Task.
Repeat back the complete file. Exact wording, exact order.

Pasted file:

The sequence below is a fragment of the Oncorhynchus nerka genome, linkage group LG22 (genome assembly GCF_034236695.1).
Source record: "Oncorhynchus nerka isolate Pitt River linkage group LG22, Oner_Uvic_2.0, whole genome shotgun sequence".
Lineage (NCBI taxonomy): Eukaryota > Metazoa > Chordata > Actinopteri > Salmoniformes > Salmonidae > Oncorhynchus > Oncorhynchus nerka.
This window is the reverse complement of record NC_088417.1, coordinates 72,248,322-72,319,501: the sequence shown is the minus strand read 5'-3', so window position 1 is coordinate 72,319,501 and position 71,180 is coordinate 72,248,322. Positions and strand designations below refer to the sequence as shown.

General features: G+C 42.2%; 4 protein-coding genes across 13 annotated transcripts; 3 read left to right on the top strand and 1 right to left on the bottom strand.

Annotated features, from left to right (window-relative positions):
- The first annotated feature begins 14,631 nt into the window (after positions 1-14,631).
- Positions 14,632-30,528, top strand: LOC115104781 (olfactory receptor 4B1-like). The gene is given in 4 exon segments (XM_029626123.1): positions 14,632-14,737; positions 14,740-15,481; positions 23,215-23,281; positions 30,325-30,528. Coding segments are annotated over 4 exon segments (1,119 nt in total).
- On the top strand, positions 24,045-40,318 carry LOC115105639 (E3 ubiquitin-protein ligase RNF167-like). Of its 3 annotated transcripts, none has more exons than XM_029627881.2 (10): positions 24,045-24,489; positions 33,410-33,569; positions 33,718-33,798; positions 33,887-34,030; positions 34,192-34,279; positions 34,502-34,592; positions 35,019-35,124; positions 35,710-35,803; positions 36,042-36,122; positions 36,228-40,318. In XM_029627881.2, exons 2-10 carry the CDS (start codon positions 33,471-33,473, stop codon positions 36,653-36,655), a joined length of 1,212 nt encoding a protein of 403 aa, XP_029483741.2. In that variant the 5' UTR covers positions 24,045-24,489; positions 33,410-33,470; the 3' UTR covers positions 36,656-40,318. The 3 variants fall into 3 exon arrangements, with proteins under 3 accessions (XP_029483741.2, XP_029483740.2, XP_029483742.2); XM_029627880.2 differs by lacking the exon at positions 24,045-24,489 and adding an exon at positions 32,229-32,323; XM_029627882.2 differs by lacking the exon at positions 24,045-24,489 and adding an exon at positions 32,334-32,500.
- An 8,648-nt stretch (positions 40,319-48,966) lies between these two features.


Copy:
The sequence below is a fragment of the Oncorhynchus nerka genome, linkage group LG22 (genome assembly GCF_034236695.1).
Source record: "Oncorhynchus nerka isolate Pitt River linkage group LG22, Oner_Uvic_2.0, whole genome shotgun sequence".
Lineage (NCBI taxonomy): Eukaryota > Metazoa > Chordata > Actinopteri > Salmoniformes > Salmonidae > Oncorhynchus > Oncorhynchus nerka.
This window is the reverse complement of record NC_088417.1, coordinates 72,248,322-72,319,501: the sequence shown is the minus strand read 5'-3', so window position 1 is coordinate 72,319,501 and position 71,180 is coordinate 72,248,322. Positions and strand designations below refer to the sequence as shown.

General features: G+C 42.2%; 4 protein-coding genes across 13 annotated transcripts; 3 read left to right on the top strand and 1 right to left on the bottom strand.

Annotated features, from left to right (window-relative positions):
- The first annotated feature begins 14,631 nt into the window (after positions 1-14,631).
- Positions 14,632-30,528, top strand: LOC115104781 (olfactory receptor 4B1-like). The gene is given in 4 exon segments (XM_029626123.1): positions 14,632-14,737; positions 14,740-15,481; positions 23,215-23,281; positions 30,325-30,528. Coding segments are annotated over 4 exon segments (1,119 nt in total).
- On the top strand, positions 24,045-40,318 carry LOC115105639 (E3 ubiquitin-protein ligase RNF167-like). Of its 3 annotated transcripts, none has more exons than XM_029627881.2 (10): positions 24,045-24,489; positions 33,410-33,569; positions 33,718-33,798; positions 33,887-34,030; positions 34,192-34,279; positions 34,502-34,592; positions 35,019-35,124; positions 35,710-35,803; positions 36,042-36,122; positions 36,228-40,318. In XM_029627881.2, exons 2-10 carry the CDS (start codon positions 33,471-33,473, stop codon positions 36,653-36,655), a joined length of 1,212 nt encoding a protein of 403 aa, XP_029483741.2. In that variant the 5' UTR covers positions 24,045-24,489; positions 33,410-33,470; the 3' UTR covers positions 36,656-40,318. The 3 variants fall into 3 exon arrangements, with proteins under 3 accessions (XP_029483741.2, XP_029483740.2, XP_029483742.2); XM_029627880.2 differs by lacking the exon at positions 24,045-24,489 and adding an exon at positions 32,229-32,323; XM_029627882.2 differs by lacking the exon at positions 24,045-24,489 and adding an exon at positions 32,334-32,500.
- An 8,648-nt stretch (positions 40,319-48,966) lies between these two features.